Last Saturday I visited my local model railway exhibition - AbRail 2015. I was looking for ideas on scenery and there was a good number of interesting layouts. Several featured canals and water and, of these, I particularly enjoyed the 'Aldford Brewery' (Wimbledon MRC) and the canal-side inn at 'Mulldale' (Letchworth MRC).
Aldford Brewery (Wimbledon MRC) at AbRail 2015
I also thought that there were some impressive trees alongside 'The Abingdon Branch'. Initially I thought 'Highclere' (Julia Adams) looked rather sparse but then I came to realise how superbly 'realistic' this model is. The highly-compressed layouts, of which mine is an example, might pack in some interesting 'vignettes' but, overall, they are far from realistic.
I took the opportunity for a chat with Julia and she deftly re-assembled her 'City of Truro' from its components, as I watched. The seemingly effortless way in which it all fitted together made me think how coarse my own efforts are, and the quality of the engineering that makes such precision possible at 2mm scale! I mentioned my own trepidation at starting painting the figures for my own layout and she pointed out that the important thing is to make a start and then 'practise, practise, practise'.
So, with that encouragement, I have taken the plunge and applied a paintbrush to the first of my 'Edwardian/Victorian' figures. I chose to practise on some 'Langley' figures, in the hope that I can develop enough skill to do reasonable justice to the Andrew Stadden figures that I bought last year.
I initially sprayed the figures with grey primer and then decided to use artists' acrylic paints for the actual colouring. I have a good set of sable brushes and, for this task, chose to use a Size 00 brush from the Winsor & Newton 3A series. These brushes have good 'body' to hold a reasonable amount of paint whilst maintaining an extremely fine tip.
I decided to hold the model for painting in a 'Model Craft' universal work holder. This tool has a nice wooden handle, which gives a firm grip, while allowing the model to be turned around easily during painting. I secured the base of each figure with a small lump of 'Blu Tack', pressed into the mounting ring.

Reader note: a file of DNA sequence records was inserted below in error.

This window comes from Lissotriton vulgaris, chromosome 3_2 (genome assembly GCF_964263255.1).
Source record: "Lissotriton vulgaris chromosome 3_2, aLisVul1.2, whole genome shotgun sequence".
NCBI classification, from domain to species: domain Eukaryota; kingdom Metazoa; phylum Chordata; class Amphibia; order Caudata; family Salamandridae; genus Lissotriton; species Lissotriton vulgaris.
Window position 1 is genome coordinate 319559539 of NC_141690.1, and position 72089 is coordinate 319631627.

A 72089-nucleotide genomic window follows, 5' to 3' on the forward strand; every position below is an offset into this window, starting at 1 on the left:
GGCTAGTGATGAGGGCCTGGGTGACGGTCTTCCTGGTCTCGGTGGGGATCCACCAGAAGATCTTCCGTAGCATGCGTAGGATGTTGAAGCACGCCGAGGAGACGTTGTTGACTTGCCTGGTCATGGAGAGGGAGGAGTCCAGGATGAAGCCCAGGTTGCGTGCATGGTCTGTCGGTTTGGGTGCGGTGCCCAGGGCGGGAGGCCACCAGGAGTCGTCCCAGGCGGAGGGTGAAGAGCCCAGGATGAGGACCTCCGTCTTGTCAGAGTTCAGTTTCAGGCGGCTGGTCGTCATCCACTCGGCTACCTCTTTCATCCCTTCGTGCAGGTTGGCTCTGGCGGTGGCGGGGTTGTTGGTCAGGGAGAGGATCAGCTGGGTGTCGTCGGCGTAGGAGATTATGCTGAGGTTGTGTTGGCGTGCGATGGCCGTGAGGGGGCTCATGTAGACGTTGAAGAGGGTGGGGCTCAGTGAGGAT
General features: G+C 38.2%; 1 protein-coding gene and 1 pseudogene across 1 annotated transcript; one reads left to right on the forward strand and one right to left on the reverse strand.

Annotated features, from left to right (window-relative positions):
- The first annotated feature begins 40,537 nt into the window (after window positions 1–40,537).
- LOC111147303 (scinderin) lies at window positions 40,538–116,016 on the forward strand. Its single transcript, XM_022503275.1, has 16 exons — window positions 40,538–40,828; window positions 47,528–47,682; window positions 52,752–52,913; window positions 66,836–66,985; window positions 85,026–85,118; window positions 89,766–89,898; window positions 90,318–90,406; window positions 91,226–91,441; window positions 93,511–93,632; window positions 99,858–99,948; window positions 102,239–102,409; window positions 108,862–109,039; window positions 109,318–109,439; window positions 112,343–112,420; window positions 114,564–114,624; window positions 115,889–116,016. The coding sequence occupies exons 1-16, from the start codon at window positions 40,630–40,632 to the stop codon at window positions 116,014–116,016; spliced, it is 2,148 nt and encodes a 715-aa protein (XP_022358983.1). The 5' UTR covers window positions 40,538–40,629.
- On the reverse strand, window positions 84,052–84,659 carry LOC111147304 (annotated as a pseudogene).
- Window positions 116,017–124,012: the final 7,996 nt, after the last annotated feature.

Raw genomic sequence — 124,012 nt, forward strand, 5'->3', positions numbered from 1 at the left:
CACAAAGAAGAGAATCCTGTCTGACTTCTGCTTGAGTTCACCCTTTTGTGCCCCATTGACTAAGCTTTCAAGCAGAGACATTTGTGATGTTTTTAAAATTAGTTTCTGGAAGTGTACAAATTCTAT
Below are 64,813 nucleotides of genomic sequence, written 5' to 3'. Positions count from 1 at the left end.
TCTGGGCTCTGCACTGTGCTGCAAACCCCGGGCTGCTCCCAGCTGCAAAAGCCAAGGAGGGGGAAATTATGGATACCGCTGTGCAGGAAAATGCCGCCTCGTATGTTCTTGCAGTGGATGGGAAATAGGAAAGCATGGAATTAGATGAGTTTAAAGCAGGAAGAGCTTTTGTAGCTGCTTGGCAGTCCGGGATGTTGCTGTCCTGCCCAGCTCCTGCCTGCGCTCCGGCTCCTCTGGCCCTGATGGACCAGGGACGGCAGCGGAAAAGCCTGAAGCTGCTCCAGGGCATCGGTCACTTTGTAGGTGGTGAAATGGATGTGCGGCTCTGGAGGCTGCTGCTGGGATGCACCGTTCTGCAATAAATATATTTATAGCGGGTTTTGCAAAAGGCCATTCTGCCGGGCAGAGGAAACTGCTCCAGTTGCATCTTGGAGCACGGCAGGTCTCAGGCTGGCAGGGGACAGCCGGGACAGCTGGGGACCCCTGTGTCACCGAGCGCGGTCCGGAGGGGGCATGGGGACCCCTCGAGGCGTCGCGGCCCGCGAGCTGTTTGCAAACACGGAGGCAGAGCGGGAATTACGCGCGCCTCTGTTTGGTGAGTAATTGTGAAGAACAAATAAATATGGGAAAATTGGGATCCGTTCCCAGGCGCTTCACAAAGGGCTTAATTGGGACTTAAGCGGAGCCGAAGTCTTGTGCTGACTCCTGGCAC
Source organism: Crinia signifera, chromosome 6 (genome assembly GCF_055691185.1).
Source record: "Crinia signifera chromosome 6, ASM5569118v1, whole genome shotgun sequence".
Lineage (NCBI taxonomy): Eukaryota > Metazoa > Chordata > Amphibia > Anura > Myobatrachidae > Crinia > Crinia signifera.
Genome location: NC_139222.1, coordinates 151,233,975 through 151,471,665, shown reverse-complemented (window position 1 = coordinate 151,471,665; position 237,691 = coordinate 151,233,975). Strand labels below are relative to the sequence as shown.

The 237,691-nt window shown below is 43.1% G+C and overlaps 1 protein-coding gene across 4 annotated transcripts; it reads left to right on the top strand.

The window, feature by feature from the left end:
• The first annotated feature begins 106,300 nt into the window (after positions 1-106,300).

I read somewhere that it is a good idea to start by painting the faces, so the first step was to mix a suitable flesh colour from mainly White, plus a little Azo Yellow and a very small 'touch' of Alizarin Crimson. I thinned the mix a little with water and a drop of iso-propyl alcohol, to improve the flow.
My Painting Set-up
The other essential tool (for my eyesight, at least) is an illuminated magnifier. The fine tip achieved by the sable brush really makes it quite easy to put the paint in the right places!
(photo by R. Flemming)
I used the flesh colour to paint the faces and hands of all the figures in my Langley set and then concentrated on completing the figure that I chose to represent Blanche Wilcote. I looked at illustrations in 'Dame Fashion- Paris-London (1786-1912)' by Julius M.Price, referred to in a previous post in my blog, and mixed what I felt were appropriate colours for the period. After applying the main colours, I then picked out some details in the dress and hat, to produce the result shown below:
Blanche Wilcote (1st attempt)
I'm really quite pleased with this first attempt, though I need to work on providing more realistic details in the face. Having 'broken the ice', I can now settle down into working up my technique on the other 'Langley' figures and then I may feel ready for the Stadden set. At least, I can keep Blanche's petulant pleas for new dresses at bay for a little while